# Distance as an independent variable

A previous post here gives “Motion as a Function of Distance” in which distance is a functional but not a physical independent variable. So distance is an independent variable of the inverse of the function of motion as a function of time. But this functional independence does not change the original independent variable of time.

In this post distance is the physical independent variable. At first it will be the functional independent variable, too, but then time will be the functional independent variable. We will see that the physical independent variable remains and does not allow the change of function to change its character.

We begin at Leutzbach’s section I.1.2, Distance-dependent Description, with one important change, the distance-dependent functions are the same (up to a conversion factor) as the time-dependent ones:

Distance-dependent Description

We define a new parameter as a function of distance, which is analogous to speed. This means that motion is represented in a t-x-coordinate system. This new parameter pace or lenticity (vector form) equals the change in time per unit distance [s/m] as a function of distance is defined as

f(x) = w(x) = dt(x)/dx

by analogy with

f(t) = v(t) = dx(t)/dt

with time, or duration, t, a function of distance t(x). The function f is the same in both cases, with a conversion constant between x and t supressed or equal to one.

Similarly

b(x) = dw(x) /dx = d²t(x)/dx²

by analogy with

a(t) = dv(t)/dt = d²x(t)/dt².

Relentation is the name given to b(x). The functions v(t) and w(x) are functionally the same, up to a conversion factor. They are not inverse functions, although pace and speed are reciprocals with different independent variables. They are different versions of the same functional relations. In each case the denominator represents the independent variable, which is the standard representation.

Equations of motion using w will be developed by describing the initial conditions by t0, x0, plus the corresponding variables w0, b0, etc., with integrals from x0 to x,

t(x) = t0 + ∫ w(x) dx

w(x) = w0 + ∫ b(x) dx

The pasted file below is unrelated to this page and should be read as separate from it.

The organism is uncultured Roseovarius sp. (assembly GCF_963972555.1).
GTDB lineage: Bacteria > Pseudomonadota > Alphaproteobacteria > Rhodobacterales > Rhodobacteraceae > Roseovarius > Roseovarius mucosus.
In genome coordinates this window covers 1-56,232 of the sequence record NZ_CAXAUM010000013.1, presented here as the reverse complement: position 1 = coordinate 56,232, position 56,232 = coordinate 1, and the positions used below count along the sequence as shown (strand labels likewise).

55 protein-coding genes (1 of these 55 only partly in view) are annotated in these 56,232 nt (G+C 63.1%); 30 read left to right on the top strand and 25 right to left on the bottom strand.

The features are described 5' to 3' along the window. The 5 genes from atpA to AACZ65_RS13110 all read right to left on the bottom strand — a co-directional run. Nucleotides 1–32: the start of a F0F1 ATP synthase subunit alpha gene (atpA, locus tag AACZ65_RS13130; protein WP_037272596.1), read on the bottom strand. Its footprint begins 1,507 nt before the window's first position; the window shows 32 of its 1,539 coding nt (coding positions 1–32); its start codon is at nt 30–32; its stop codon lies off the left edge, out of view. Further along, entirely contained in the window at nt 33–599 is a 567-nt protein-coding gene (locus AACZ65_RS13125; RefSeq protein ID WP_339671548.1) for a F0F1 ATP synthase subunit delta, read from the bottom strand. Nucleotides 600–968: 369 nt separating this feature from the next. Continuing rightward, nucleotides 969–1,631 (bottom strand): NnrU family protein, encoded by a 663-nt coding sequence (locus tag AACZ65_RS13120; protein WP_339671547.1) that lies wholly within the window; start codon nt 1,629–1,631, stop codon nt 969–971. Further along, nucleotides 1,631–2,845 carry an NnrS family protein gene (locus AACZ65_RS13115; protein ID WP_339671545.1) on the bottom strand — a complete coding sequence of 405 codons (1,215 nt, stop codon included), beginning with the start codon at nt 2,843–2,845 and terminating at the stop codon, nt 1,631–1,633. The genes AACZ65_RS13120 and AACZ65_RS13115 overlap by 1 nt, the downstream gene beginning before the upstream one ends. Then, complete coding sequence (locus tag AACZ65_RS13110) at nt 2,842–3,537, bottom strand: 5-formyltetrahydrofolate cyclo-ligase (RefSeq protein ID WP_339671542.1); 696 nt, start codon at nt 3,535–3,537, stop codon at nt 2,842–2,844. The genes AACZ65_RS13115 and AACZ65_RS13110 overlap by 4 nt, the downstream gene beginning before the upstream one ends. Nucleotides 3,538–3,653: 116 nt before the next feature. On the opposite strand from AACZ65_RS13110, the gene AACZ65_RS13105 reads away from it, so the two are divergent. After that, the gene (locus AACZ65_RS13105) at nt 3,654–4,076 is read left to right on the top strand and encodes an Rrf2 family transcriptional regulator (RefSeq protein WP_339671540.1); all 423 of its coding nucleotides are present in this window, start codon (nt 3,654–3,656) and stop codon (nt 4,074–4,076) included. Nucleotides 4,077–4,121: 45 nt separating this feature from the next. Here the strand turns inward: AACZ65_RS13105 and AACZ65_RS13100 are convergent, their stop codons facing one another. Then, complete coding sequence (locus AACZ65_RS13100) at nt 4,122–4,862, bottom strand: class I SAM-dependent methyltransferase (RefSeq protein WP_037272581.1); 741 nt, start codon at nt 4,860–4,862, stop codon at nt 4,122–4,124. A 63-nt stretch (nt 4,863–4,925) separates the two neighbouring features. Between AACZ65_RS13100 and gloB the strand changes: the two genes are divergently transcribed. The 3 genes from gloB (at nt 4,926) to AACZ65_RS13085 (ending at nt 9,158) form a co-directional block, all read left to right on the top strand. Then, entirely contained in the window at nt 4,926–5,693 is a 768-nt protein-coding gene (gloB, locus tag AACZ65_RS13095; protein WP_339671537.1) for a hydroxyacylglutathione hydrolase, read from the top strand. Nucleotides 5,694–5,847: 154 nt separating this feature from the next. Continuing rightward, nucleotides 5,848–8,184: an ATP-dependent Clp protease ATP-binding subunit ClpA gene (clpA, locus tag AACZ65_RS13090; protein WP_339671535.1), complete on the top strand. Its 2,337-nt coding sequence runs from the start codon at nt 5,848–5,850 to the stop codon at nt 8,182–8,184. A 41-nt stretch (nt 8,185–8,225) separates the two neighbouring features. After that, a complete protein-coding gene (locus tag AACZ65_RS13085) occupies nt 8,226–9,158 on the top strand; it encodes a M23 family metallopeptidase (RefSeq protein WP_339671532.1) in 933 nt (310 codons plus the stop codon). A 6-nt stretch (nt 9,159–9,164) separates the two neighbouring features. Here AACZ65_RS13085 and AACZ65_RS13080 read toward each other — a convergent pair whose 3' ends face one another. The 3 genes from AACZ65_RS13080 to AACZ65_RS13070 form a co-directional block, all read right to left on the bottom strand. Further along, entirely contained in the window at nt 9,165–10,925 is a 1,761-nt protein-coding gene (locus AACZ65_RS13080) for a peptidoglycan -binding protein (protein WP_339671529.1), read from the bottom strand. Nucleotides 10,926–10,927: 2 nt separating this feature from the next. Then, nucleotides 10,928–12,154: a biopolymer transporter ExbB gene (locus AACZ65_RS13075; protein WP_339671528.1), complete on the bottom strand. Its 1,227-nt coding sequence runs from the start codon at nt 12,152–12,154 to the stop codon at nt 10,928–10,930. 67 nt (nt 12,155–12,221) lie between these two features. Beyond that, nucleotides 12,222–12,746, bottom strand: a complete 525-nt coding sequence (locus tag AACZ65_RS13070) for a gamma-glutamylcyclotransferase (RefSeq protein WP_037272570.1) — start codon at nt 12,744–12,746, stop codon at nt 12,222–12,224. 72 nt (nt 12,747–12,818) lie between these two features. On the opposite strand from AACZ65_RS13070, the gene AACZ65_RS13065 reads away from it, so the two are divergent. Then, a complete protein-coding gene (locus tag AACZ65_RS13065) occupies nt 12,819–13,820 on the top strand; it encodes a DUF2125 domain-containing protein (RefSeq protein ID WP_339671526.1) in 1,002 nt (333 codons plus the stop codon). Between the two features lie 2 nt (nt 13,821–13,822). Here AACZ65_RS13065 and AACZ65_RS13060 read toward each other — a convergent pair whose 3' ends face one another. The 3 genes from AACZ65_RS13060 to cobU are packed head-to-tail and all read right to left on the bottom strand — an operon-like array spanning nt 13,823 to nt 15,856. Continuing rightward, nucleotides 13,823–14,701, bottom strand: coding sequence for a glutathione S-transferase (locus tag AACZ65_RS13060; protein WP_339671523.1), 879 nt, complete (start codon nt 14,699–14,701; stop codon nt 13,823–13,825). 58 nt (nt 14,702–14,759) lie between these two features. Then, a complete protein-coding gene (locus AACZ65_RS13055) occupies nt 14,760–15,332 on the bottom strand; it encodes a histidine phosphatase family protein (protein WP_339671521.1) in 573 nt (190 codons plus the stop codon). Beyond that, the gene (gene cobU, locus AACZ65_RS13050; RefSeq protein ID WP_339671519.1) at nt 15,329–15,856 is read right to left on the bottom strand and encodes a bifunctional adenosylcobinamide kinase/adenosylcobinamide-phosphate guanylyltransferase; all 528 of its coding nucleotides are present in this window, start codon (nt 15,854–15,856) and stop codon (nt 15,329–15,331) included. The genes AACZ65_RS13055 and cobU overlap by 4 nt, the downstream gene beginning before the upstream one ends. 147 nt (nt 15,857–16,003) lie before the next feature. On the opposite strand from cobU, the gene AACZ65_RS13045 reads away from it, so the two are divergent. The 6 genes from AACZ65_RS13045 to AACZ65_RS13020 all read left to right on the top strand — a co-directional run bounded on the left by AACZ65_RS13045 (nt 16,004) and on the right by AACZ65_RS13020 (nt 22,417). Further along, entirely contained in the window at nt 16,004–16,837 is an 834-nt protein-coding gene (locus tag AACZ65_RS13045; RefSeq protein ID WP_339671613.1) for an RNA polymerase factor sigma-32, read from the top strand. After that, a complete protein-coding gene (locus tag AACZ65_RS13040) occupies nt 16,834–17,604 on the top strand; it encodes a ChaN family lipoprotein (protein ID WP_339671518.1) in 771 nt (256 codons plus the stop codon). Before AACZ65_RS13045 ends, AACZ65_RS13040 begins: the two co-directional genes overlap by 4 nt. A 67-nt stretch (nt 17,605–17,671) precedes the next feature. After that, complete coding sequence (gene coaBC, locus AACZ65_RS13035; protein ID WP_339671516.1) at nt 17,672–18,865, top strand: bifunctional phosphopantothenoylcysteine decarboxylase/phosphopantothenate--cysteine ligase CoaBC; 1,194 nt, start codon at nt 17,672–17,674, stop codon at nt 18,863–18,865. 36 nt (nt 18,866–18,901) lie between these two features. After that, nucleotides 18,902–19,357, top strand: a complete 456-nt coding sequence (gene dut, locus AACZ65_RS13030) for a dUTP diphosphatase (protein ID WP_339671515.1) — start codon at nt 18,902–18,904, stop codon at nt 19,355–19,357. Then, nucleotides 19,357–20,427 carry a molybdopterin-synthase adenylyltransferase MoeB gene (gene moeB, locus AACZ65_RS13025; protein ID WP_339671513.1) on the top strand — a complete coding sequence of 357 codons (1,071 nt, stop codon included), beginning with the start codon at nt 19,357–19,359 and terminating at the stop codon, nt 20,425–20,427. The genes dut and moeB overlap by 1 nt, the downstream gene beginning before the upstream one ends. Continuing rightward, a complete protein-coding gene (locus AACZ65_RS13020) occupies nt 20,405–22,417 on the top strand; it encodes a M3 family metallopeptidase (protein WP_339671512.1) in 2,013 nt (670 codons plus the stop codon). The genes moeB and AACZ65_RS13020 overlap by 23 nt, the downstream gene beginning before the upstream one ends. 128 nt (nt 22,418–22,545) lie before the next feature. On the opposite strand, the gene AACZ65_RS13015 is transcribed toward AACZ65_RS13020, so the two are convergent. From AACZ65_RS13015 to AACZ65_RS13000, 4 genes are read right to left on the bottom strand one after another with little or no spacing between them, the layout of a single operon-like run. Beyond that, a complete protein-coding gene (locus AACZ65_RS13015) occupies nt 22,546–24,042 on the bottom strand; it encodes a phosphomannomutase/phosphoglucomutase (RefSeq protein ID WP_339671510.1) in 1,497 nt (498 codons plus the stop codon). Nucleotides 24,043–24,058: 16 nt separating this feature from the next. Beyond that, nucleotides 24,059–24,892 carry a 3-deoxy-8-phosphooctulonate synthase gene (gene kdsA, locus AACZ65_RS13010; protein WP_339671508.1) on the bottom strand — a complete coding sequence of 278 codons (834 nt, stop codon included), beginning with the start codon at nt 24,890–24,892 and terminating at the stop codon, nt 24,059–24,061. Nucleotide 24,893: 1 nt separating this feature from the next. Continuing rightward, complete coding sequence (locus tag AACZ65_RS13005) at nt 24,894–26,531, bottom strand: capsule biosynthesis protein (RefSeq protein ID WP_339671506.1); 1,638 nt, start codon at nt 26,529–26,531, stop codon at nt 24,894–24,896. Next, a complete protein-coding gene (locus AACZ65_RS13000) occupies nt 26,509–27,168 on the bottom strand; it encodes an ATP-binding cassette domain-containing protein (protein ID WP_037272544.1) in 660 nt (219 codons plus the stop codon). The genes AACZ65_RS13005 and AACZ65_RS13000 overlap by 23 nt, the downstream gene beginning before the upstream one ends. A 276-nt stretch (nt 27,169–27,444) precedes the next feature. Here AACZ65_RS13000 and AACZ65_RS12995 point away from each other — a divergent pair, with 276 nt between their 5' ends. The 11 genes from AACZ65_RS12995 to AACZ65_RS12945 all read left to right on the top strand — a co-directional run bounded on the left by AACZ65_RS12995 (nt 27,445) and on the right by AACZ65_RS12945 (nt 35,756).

t(x) = t0 + ∫ w0 dx + ∫∫ b(x) dx dx

For motion with b(x) = 0 and w(x) = constant, then

t(x) = t0 + ∫ w dx = t0 + w(x − x0).

For b(x) = constant, we have,

w(x) = w0 + ∫ b dx = w0 + b(x − x0)

t(x) = t0 + ∫ w(x) dx = t0 + ∫ [w0 + b(x − x0)] dx = t0 + w0(x − x0) + ½b(x − x0)².

The addition of vector quantities dischronment (vector duration), lenticity, and relentation follows vector addition. Thus we have

t1 + t2 = t3; w1 + w2 = w3; b1 + b2 = b3.

This is the outline of a dual kinematics, with length interchanged with duration (x ⇔ z) and distance interchanged with time (s ⇔ t) and vice versa, so that pace corresponds to speed (w ⇔ v), lenticity corresponds to velocity, and relentation corresponds to acceleration (b ⇔ a).

A kind of speed may be developed in which time is in the denominator, and distance is in the numerator, but time is not the independent variable: distance is. This non-standard speed is the harmonic or spot speed, which adds harmonically. It has some, but not all, of the characteristics of time speed, in which time is the independent variable.

In particular, the addition of vectors follows standard addition, but harmonic addition is required for non-standard displacement, speed, and acceleration:

1/x1 + 1/x2 = 1/x3; 1/v1 + 1/v2 = 1/v3; 1/a1 + 1/a2 = 1/a3.

This non-standard vector addition must be used throughout the experiment, regardless of what functional form is employed.